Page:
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E. E. Morehouse
Obituary for
E. E. Morehouse
Submitted by: Bob Chada

Taken from the Guthrie Daily Leader
June 6, 1896

E. E. Morehouse, the grandfather of H. C. Morehouse, of the Representative, died at the residence of his son, 824 E.Warner avenue, yesterday at 3 p m. Funeral will be from the residence at 3 p m today. He was 92 years of age.

Guthrie News Leader
June 7, 1896

Oldest in the County
Death and Burial of Ebenezer Morehouse
Nearly 100 years of age
End of a Career Crowned with Deeds of Truth and Kindness
Married Sixty Four Years ago
Eloquent Euiogy Over Bier of the Deceased Delivered by Hon. Leo Vincent.
In the death of Ebenezer Erskine Morehouse, which occurred at the home of the son of the deceased on Capitol Boulevard, Thursday, Logan County lost its oldest citizen. The deceased lacked but eight years of being a centenarian. The funeral of Mr. Morehouse took place yesterday afternoon from his late home and was largely attended. The burial took place in Summit View cemetery. Hon. Leo Vincent delivered an eloquent tribute over the bier of the deceased. His words were as follows:
Friends: Today we are diverted from the usual walks of life to perform the last rites in the history of a good man. The last leaf in the history of Grandpa Morehouse, as he was known, has been turned and the great volume of his long and tranquil life has been closed to mortal.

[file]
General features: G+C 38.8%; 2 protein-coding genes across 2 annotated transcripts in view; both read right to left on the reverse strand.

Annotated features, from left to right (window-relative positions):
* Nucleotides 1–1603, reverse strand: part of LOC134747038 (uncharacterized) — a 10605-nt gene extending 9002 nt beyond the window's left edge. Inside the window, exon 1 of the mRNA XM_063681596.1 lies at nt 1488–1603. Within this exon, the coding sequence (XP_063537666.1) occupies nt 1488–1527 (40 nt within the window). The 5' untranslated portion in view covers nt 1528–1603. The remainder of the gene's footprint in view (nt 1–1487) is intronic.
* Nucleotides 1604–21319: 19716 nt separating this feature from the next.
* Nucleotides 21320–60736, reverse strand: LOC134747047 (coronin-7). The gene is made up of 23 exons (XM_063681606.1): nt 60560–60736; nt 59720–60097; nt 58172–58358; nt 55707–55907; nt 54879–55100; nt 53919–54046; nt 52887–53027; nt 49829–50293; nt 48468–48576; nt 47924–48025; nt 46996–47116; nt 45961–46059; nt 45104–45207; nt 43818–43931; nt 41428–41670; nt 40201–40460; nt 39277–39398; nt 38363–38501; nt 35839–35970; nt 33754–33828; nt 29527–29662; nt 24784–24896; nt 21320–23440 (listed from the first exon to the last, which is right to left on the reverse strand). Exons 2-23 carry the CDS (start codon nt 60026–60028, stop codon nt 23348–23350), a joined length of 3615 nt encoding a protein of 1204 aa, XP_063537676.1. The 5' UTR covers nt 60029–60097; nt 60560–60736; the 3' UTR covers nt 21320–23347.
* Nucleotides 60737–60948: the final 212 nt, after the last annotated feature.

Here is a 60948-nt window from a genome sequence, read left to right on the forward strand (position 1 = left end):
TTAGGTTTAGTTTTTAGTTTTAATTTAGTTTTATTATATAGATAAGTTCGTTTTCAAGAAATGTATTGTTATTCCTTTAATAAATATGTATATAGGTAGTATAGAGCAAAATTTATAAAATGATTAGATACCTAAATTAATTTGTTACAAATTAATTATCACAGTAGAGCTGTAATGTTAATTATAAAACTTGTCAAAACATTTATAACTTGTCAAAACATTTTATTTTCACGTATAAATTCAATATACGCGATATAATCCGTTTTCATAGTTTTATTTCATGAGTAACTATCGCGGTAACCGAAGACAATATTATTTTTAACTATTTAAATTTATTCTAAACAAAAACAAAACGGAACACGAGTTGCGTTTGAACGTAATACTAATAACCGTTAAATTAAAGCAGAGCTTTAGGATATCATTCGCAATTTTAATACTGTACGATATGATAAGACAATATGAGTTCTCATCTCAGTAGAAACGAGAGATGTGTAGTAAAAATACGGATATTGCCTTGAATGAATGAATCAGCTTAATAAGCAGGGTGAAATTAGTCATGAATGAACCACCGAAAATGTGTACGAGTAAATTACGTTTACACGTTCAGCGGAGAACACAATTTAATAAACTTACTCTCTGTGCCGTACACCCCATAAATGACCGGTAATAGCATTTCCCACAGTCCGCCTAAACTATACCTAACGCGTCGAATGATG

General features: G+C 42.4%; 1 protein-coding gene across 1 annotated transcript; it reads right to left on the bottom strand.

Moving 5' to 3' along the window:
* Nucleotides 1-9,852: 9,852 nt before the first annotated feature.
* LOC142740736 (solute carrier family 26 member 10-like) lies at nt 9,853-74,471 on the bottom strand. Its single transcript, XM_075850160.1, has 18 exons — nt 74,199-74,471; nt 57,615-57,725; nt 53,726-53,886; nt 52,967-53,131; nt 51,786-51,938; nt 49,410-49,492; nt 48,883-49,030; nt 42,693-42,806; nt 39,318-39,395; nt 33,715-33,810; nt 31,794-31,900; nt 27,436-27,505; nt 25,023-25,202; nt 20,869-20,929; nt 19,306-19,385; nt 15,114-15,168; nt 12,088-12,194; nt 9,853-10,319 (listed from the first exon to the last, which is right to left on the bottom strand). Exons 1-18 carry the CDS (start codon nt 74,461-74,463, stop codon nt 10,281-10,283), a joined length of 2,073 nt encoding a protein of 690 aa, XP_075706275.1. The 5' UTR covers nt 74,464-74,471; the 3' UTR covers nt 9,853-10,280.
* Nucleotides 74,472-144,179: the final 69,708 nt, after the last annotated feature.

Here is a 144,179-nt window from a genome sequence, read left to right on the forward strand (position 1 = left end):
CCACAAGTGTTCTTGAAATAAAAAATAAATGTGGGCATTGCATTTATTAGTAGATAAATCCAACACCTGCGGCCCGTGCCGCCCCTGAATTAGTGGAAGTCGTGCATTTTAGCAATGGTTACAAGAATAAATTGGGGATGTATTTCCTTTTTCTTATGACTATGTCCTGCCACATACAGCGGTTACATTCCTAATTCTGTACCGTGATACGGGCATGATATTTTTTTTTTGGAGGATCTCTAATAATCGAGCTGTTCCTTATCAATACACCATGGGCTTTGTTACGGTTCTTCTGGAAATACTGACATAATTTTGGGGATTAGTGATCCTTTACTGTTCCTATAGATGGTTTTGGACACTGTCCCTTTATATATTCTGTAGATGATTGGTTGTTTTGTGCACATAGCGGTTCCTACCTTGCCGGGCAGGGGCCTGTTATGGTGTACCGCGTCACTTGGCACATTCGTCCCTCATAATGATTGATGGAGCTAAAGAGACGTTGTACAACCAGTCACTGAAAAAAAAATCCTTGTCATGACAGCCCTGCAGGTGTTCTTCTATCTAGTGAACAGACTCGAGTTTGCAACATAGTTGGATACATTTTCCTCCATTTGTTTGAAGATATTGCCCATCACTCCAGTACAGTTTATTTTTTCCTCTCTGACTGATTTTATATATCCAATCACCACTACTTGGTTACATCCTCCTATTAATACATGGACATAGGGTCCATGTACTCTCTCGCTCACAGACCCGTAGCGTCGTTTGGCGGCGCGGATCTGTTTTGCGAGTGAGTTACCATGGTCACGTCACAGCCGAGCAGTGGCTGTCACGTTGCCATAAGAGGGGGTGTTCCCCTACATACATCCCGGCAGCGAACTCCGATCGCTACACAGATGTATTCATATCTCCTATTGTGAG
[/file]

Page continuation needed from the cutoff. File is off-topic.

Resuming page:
The book is closed, but from that life, now blossomed into eternity, may we not draw some lessons of comfort and value to the living? Grandpa Morehouse, in his prime of life, was a man of more than average vigor of intellect. His was a mind not satisfied to take life here or in the next condition by hearsay. His disposition was to delve into the mysteries of the future, to look back over the pages of the past, and from their lessons draw conclusions decidedly his own. This characteristic has marked the life of this good man from early boyhood to recent years, and while to some it has at times, seemed in a measure eccentric, yet his life has been so consistent and useful that we are forced into veneration and love for the good and beautiful - no matter what their belief.